JICA FOLLOW-UP PROGRAM REPORTT: PART 2
The JICA Follow-up Program report took up Malawi in Part 1, which is now followed by Tanzania. On Feb. 4, 2001, we moved from Malawi to Tanzania for a visit to the Japan International Cooperation Agency's office, the Japanese Embassy, the Tanzanian Federation of Agricultural Cooperatives, and the Ministry of Cooperative and Marketing. In addition, as we did in Malawi, we interviewed ex-IDACA participants and toured local cooperatives. Following are the contents of the JICA Follow-up Program.
The conditions of agricultural cooperatives in Tanzania Organization of farmers/agricultural cooperatives
(1) Agricultural and economic conditions
1) The Tanzanian economy relies heavily on agriculture. The agricultural sector shares 90 percent of the nation's total labor force and 80 percent of the country's exports. The agricultural outputs accounted for 49 percent of the country's 1999 GDP. In 1998, GDP totaled US$7.154 billion, or $220 per capita. In the same year, the economy grew 3.6 percent while the inflation rate was 8.9 percent in April 1999. It is said that Tanzanian economy is headed toward stable growth for years ahead.
2) In 1998, farm households (mainland) in 1998 numbered 4.4 million, 69 percent of which growing crops only, and the remaining 31 percent combining farm crops and livestock breeding. The arable area in Tanzania covers 43 million hectares, but cropland is only 6.3 million hectares, 58 percent of which raising food crops, such as maize, rice, millet, sorghum and barley/wheat. Only 3 percent of the cultivated land is irrigated. Mostly rain-fed, Tanzanian agriculture suffers widespread damage in times of droughts. Of all farmers, 93 percent are smallholders, each with cropland of 2 hectares or less.
(2) Organization of farmers/agricultural cooperatives
1) The Tanzanian community of cooperatives is of a four-tiered structure. In 1999, a total of 4,566 primary agricultural cooperative societies were registered. They included 2,590 cooperatives that mainly handled agricultural crops, 887 savings and credit cooperatives, 119 livestock cooperatives, 81 mining cooperatives, plus 624 industrial manufacturing cooperatives. It is reported that 3,480 of these cooperatives are active while 1,076 others have discontinued activities. The membership of all these cooperatives combined totals 575,651 and their paid-in capital amounts to 6.58 billion shillings (US$1 = 800 shillings) (about ｴ987 million).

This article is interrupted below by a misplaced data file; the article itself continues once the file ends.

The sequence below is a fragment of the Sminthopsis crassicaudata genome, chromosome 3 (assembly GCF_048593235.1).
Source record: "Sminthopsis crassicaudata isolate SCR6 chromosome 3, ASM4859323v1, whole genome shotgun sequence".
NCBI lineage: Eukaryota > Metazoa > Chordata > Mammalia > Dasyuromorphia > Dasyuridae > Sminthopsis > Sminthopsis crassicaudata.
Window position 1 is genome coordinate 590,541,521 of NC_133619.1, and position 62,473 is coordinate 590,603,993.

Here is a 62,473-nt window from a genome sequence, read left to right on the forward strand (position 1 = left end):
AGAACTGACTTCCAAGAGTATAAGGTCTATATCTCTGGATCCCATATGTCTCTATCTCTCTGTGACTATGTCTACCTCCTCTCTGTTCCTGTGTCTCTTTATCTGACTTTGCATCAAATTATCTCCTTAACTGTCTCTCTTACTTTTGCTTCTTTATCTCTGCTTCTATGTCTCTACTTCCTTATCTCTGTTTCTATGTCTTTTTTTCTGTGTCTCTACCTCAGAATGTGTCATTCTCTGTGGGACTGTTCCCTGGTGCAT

2) Of organizations operating under a two-tier system, there are 44 local-level unions registered, including three cooperative banks. These unions have a total of 2,411 cooperatives under their wings and own 26,514 capital shares (equivalent to 360 million shillings).
3) Of organizations under a three-tier system, there are four commodity-wise national unions, of tobacco, coffee, cashew nuts and cotton. They represent 35 provincial-level member organizations and own 235 capital shares amounting to 834 million shillings (= ｴ125.1 billion).
4) The Tanzanian Federation of Agricultural Cooperatives is at the apex of all cooperatives in Tanzania. It is capitalized at 7.9 million shillings (= about ｴ1.19 million) with four national unions as its members. This union carries out a wide spectrum of activities, such as promoting the registration of cooperatives, collecting information, putting cooperatives together, hosting educational and seminar programs, acting as the representative of cooperatives, conducting publishing and investigative/consultative services, and auditing/guiding member organizations. Of its latest moves, the union will commence a feasibility study for founding a national cooperative bank and agricultural mutual-insurance cooperatives. These conceived projects gather great expectations from Tanzanians.